From April 11th to 14th, arteBA is back to once again to present the 28th edition of its annual contemporary art fair. Founded in 1991, the event is simultaneously a gallery for broke art lovers and the city’s biggest spending opportunity for collectors. Whether you’re on the lookout for the next Damien Hirst or just want to admire some aesthetically pleasing color combinations and flirt with a brooding artist – don’t we all? – this fair is the place to find the most cutting-edge talent of the contemporary art community.
As is custom, arteBA will take place at Palermo’s La Rural expo center, where over 400 artists, representing 80 galleries from over 25 cities in the world will be setting up exhibitions of their latest work. The long weekend will also involve a range of talks and activities for visitors to get involved in.
In addition to selling to potential collectors and curators, the fair is aimed at elevating the local art scene and raising awareness of the exceptional quality and originality of work that artists in Buenos Aires and Latin America produce. Given that last year’s fair saw record attendance of over 80,000 people, it’s expected that the exciting variety of this year’s global line-up and the ever-growing interest in the Argentine art scene will draw an even greater crowd.
This year, arteBA organizers have renovated the layout of the fair to lend greater autonomy and identity to each individual artist. Both the main Pabellón Azul and the smaller Pabellón de Equinos at La Rural will be divided into multiple private booths that you can wander in and out of at liberty. The idea is to create the sense that you’re entering the personal gallery of a specific artist. Furthermore, all of these booths are grouped within a collection, each of which has been selected by a different committee of curators to creatively impact the way you view the art.
I know, I know – private booths within collections within what? Let’s break it down a little further.
The five main collections at the fair will be found in the Pabellón Azul. These are the Main Section, Stage Irsa, Cabinet, Solo Show Zurich, curated by José Luis Blondet a collector at LACMA, Los Angeles, and Cardinal Site, the new international section of arteBA. Here, you’ll find contemporary paintings, photography, videos, sculpture, and conceptual art from up-and-coming artists from countries including Spain, Chile, South Africa, Colombia, Belgium, and Brazil; plus a whole load of art critic types mingling among the canvases.
In the Pabellón de Equinos the Utopia collection of galleries, another new feature of this year’s arteBA, will be set up. This architecturally stunning pavilion will be transformed into a dynamic exhibiting space dedicated to a selection of young artists who will only have applied for the first time this year to be included in the fair. The aim of this area is to reinforce the idea that fairs such as arteBA can act as a door into the art world for young enthusiasts, new collectors, and the public in general.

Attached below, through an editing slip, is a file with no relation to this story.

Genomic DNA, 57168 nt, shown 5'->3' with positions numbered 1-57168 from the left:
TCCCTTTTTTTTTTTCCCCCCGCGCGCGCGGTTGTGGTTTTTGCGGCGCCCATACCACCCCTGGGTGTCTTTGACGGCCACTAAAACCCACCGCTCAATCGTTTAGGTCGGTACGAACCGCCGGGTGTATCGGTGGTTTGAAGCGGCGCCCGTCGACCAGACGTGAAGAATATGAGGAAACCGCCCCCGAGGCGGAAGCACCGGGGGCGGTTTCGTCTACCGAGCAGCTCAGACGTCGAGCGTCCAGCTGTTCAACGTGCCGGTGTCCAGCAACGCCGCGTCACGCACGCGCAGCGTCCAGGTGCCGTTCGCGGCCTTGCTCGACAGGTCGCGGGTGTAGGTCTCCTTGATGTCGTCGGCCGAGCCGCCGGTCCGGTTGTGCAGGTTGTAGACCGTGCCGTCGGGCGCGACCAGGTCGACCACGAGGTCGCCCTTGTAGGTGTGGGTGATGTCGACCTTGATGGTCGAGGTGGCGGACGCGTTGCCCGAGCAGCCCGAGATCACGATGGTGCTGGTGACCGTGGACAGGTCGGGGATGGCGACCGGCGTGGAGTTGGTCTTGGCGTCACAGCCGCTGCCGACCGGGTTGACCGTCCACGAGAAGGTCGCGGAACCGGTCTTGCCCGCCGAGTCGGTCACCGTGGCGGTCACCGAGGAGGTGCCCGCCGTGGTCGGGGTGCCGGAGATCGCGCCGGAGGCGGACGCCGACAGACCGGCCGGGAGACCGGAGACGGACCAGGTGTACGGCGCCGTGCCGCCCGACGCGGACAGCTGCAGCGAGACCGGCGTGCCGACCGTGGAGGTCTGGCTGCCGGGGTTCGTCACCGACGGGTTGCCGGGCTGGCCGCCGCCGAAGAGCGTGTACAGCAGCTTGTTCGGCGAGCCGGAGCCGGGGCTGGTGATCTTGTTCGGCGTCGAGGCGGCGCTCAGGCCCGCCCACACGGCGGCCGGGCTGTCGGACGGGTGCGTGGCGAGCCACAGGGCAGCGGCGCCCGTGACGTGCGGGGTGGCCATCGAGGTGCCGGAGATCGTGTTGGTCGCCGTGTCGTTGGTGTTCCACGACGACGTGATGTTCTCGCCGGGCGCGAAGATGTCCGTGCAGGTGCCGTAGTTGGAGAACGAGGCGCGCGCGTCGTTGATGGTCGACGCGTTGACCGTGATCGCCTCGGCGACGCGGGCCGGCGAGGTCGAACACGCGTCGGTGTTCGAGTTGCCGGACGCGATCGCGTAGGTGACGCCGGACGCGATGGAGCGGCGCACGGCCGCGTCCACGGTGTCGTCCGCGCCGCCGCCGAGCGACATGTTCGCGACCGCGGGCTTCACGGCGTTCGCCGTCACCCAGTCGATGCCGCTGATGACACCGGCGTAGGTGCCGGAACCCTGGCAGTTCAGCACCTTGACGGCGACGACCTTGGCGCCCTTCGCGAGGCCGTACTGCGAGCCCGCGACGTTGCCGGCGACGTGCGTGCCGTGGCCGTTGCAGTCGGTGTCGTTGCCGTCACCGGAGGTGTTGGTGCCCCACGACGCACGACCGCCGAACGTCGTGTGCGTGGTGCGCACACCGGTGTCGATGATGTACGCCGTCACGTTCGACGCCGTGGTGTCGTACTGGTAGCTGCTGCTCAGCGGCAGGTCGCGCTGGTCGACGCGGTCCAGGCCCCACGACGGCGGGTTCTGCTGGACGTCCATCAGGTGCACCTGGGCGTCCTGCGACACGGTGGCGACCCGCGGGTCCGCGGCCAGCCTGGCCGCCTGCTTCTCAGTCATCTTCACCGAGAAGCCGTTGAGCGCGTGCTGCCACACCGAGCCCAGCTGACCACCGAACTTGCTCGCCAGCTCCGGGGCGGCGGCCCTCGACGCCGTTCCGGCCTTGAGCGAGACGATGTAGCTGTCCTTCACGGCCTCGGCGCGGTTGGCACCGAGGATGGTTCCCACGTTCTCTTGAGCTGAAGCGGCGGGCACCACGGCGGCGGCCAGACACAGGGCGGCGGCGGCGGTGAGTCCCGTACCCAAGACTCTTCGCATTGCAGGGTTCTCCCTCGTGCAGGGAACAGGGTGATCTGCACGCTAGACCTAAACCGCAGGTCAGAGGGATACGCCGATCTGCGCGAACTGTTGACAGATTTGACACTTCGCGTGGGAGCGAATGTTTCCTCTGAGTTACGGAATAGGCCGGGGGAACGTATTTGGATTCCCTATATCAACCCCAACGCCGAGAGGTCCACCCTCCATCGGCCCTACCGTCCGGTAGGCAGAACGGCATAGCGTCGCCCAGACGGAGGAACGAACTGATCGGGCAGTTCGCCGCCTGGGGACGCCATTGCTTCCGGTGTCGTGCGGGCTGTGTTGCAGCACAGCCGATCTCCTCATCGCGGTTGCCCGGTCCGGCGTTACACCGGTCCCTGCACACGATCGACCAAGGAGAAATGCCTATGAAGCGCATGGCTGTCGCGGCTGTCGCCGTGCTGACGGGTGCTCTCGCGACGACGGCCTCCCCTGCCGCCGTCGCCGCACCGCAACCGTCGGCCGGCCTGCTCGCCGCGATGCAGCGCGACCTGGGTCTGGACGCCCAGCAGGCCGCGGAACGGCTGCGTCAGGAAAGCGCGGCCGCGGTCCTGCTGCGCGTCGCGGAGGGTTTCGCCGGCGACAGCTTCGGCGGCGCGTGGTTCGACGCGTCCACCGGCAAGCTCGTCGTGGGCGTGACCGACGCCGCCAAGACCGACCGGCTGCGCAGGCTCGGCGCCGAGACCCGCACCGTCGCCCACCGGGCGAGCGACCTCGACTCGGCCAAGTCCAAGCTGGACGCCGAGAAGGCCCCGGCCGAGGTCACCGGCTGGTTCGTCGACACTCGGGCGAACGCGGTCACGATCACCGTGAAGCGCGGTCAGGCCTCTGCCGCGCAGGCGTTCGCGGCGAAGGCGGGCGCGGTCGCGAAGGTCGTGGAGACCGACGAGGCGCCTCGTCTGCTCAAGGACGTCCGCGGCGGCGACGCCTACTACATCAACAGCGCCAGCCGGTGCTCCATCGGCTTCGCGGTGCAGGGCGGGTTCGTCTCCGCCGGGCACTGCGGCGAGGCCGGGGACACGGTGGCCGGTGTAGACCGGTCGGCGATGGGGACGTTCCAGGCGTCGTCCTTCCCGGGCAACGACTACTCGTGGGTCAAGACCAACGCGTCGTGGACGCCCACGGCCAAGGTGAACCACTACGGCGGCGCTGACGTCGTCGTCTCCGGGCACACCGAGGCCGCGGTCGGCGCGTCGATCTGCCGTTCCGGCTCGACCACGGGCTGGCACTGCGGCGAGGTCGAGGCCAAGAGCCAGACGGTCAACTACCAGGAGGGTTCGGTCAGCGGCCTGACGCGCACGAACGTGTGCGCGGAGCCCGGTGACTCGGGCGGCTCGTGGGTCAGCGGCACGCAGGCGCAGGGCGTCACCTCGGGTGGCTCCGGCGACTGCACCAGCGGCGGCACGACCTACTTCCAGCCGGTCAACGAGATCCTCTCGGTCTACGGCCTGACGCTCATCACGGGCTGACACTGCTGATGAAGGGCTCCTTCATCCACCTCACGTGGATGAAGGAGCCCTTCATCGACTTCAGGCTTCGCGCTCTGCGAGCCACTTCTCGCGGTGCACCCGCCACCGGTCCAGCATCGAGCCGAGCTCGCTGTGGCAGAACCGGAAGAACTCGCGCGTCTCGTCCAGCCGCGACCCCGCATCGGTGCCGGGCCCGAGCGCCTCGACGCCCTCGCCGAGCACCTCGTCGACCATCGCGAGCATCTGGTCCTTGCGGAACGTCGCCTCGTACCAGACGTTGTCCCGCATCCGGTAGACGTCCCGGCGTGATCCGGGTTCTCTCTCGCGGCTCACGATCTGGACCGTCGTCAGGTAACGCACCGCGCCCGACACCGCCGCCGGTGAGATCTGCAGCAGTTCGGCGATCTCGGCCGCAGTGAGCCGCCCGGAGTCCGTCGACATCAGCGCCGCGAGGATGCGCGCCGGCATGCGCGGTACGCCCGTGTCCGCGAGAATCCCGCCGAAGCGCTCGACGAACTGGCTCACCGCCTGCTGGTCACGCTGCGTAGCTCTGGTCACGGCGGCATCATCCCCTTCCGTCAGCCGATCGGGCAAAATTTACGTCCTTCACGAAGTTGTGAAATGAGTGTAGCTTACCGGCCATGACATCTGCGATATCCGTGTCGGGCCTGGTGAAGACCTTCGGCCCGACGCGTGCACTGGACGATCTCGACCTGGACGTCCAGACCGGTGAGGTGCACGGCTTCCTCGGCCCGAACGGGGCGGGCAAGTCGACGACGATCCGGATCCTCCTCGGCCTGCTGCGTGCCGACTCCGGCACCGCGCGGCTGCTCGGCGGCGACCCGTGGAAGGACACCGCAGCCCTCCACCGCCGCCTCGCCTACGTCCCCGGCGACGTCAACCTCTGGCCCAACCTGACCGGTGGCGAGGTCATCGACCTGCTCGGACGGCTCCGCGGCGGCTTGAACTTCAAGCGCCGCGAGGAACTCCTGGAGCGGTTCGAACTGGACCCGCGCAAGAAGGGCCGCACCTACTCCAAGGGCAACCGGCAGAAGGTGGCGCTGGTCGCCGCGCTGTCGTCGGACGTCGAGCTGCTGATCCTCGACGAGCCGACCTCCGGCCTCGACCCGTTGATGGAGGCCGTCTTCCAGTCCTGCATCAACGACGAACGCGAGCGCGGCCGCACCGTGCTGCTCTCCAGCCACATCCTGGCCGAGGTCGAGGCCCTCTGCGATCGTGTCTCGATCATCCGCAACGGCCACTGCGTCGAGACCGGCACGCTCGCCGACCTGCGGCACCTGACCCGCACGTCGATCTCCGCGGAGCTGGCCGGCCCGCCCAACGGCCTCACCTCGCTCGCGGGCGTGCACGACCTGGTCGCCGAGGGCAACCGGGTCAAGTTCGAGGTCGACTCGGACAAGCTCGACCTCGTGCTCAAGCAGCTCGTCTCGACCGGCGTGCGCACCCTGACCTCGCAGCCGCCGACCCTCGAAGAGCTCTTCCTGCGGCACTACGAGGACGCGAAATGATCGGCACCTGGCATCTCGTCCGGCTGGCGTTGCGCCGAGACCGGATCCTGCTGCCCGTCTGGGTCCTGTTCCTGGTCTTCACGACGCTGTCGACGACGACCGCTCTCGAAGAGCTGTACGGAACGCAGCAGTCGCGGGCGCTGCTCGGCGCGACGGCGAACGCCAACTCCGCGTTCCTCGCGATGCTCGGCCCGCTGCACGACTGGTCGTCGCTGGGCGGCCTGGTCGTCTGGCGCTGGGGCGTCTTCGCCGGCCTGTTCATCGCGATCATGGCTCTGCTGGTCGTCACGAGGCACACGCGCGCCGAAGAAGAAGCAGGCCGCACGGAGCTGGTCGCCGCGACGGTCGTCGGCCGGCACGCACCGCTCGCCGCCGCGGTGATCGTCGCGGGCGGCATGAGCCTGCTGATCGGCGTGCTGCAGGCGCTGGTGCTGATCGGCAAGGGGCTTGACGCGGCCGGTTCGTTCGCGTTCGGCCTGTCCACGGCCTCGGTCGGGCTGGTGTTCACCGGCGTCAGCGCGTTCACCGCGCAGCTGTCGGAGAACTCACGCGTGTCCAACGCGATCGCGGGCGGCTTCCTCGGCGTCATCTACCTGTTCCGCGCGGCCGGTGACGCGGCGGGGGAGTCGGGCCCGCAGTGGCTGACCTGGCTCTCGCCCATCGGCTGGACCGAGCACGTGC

Also found in this area will be Isla de Ediciones, the publications section of the fair where you’ll find guest editorial projects, a bookshop section specialized in contemporary art (aka, coffee table book heaven), and a collective space for independent publishing companies. Additionally, the Isla de Ediciones has its own auditorium with scheduled talks and book presentations. Be sure the daily schedule to find what may interest you.
arteBA certainly transforms the entirety of La Rural into a cool, artsy maze; and, if wandering past canvases of abstract minimalism for several hours pretending you’re Amélie is your thing, then be my guest, mon amie. But if you’re looking for a bit more direction for your day at the fair then we’d definitely recommend taking a look at the event’s official website in advance to begin building a wish list of the artists you most want to see. You’ll find a full breakdown of the main galleries, who to find and where, and more on why certain artists have been grouped together. Hopefully it helps to prolong you getting lost as long as possible. Suerte!
Likewise, if you’re chic enough to be purchasing pieces while at the fair – let’s be friends? – it’s worth remembering to note down both the booth number and gallery of your desired artwork. It can be difficult to find your way back to specific areas, so just snapping a photo of whatever it is that caught your fancy could lead to upset when you have no idea how to relocate it.
The global attention on this year’s festival is yet another sign of the city’s growing status as a cultural destination of choice. We’re moving up people! In September 2018, Buenos Aires became the first city to partner with Switzerland’s Art Basel Cities, a powerhouse organization in the contemporary art world. This unique relationship involves a multiyear program of initiatives that celebrate the city’s thriving cultural ecosystem, and work to bridge the gap between local art communities and the international art world’s elite. In fact, in conjunction with arteBA, Art Basel Cities will be running a Semana del Arte, a series of performances, films, guided tours, talks, exhibitions all across Buenos Aires, just in case you want to get even more arty.
- Read More: The Bubble’s Guide to Art Basel Cities
Additionally, the relaxation of export restrictions since January 2018 has meant that Argentina’s art and creativity has never been so accessible to buyers from across the globe. This means that come April you can expect a fair few European art hipsters and critics to be mingling in the crowd at arteBA. Telltale signs include socks and Birkenstocks, describing art as “sublime,” analog film cameras, and polonecks. Always someone in a poloneck.
arteBA will be on everyday from Thursday, April 11th until Sunday, April 14th at La Rural. The fair will open between 2 PM and 9 PM. Buy your entry passes in advance here.
arteBA 2019 | La Rural – Av. Sarmiento 2704 | AR $200